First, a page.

Head, Laboratory of Molecular Medicine
Life Science Research Institute, Saga Medical Center KOSEIKAN
Dr. Hideki Izumi is the Head of the Laboratory of Molecular Medicine, Life Science Research Institute, Saga Medical Center KOSEIKAN. He is an expert scientist with over 25 years of experience in the field of Molecular Oncology, and his main interest is to understand the mechanisms of asymmetric cell division of neuroblastoma (stem) cells as well as drug development to cure patients with pediatric cancer.
Yuanyuan Li, PhD
Life Science Research Institute, Saga Medical Center KOSEIKAN
Dr. Yuanyuan Li received her PhD in Biochemistry and Molecular Biology in March 2004, at Fukushima Medical University Graduate School of Medicine, Japan. She then joined Dr. Nakagawara’s laboratory at the Chiba Cancer Center Research Institute. Her research focuses on the molecular mechanism of tumorigenesis and spontaneous regression of neuroblastoma, as well as the development of innovative therapeutics for neuroblastoma, which is one of the most common pediatric malignant solid tumors.
Vice Head, Department of Medical Information
Saga Medical Center KOSEIKAN
Mr. Atsushi Nagatomo works as an expert of medical information and applies innovative development of new systems to improve hospital management. He is also interested in forming a regional network of practical medicine through the ICT system, and in establishing clinical databases.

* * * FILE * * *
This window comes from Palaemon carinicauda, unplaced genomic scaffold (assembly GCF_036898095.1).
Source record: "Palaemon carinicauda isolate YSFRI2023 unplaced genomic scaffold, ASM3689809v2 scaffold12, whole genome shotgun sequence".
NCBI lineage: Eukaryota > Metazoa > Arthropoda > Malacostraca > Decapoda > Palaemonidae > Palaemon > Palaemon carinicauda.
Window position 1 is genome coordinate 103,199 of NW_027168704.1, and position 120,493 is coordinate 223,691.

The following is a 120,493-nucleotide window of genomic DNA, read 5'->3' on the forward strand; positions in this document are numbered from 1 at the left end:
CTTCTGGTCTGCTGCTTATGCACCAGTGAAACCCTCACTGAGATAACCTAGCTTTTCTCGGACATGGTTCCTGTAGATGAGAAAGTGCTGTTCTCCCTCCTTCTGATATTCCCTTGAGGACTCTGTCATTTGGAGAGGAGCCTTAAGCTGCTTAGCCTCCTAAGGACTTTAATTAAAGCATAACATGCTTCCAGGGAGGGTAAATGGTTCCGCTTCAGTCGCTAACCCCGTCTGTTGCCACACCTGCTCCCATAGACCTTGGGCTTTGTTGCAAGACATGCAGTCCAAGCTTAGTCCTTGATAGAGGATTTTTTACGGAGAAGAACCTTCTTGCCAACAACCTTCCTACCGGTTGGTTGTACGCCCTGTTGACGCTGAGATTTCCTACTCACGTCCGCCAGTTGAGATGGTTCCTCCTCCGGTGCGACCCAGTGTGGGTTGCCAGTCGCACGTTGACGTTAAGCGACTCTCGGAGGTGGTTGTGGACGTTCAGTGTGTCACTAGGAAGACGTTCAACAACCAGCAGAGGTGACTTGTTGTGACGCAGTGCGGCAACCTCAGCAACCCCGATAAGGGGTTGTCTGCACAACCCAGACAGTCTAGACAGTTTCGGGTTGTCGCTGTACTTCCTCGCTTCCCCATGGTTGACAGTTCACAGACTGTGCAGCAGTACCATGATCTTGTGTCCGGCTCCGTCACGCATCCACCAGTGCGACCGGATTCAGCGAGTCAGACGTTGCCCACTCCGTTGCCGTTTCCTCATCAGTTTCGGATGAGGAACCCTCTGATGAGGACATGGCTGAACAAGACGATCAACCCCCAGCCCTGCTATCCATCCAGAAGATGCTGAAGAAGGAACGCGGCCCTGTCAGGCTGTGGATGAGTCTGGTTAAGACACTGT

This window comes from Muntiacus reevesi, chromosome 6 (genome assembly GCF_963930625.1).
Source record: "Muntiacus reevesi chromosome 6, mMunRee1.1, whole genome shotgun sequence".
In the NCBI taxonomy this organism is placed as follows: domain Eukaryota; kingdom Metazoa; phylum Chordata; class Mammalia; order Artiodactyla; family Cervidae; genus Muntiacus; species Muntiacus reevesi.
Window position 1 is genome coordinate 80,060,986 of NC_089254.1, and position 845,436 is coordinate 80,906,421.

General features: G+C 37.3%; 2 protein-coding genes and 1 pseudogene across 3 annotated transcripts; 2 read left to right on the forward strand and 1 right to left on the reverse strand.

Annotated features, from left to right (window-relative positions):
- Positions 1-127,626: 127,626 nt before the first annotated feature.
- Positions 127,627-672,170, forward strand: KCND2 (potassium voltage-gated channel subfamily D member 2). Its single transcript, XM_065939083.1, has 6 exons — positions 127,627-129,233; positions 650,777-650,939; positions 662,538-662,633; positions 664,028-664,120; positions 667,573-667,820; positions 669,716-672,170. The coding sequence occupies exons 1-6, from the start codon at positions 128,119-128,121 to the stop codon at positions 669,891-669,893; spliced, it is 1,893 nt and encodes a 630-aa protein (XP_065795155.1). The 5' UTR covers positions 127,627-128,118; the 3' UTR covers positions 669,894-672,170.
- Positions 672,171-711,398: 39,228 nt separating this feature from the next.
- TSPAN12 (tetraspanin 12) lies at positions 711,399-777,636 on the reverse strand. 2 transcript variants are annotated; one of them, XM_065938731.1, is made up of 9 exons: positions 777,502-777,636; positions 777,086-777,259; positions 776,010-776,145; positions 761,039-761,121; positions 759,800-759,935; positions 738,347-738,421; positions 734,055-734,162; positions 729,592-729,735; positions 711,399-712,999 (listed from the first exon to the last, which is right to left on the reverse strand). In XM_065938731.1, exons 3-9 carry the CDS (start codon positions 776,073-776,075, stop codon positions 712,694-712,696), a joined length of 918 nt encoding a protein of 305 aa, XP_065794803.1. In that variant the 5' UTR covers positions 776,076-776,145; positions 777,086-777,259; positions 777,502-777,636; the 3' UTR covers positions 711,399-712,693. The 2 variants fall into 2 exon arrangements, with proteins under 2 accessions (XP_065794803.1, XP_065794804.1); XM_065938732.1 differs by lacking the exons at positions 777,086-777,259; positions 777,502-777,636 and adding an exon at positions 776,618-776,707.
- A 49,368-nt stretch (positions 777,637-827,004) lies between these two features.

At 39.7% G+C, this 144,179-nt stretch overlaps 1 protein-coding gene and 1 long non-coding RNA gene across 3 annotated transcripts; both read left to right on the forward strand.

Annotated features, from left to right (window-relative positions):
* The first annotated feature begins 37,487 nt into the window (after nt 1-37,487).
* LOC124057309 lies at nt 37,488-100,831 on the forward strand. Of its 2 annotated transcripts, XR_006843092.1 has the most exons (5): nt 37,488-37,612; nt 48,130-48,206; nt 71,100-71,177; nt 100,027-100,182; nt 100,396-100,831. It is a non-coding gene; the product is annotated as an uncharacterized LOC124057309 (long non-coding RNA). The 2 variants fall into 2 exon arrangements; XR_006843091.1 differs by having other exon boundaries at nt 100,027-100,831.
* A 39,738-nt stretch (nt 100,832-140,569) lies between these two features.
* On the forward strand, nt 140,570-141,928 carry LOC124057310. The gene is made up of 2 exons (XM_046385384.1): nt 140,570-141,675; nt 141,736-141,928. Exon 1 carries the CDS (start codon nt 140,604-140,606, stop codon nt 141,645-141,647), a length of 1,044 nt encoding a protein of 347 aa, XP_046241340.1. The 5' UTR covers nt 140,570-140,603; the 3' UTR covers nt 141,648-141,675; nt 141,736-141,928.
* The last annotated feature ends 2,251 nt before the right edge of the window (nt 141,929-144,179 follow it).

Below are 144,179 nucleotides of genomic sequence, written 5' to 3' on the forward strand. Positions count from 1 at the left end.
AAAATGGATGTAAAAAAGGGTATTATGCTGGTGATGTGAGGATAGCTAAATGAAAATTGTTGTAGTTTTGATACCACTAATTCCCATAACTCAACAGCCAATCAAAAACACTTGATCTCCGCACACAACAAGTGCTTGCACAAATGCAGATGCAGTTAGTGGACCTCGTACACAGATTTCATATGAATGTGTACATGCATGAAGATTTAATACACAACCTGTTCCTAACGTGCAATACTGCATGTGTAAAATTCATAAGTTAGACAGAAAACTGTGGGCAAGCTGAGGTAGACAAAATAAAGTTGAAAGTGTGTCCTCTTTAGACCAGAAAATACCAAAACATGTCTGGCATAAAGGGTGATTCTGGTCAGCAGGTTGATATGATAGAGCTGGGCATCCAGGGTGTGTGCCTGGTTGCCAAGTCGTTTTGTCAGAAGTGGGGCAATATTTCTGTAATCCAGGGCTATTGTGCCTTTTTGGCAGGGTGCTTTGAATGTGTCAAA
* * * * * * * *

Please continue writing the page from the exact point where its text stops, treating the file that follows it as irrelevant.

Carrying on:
Tyuji Hoshino, PhD
Graduate School of Pharmaceutical Sciences, Department of Physical Chemistry
Chiba University, Japan
Dr. Hoshino received his PhD from Waseda University, Japan. After three years as a Research Associate at Waseda University, he was appointed as a faculty member of the Graduate School of Pharmaceutical Sciences at Chiba University, Japan. Dr. Hoshino's key role in the project is to prepare the input data required to generate research tasks for World Community Grid volunteers.
Charles Keller, MD
Scientific Director and Member
Children's Cancer Therapy Development Institute, Beaverton, Oregon USA
Dr. Keller's research focuses on the development of more effective, less toxic therapies for childhood cancers. His special interest is advanced disease that has spread beyond the initial location of the cancer or which makes the tumor unresectable.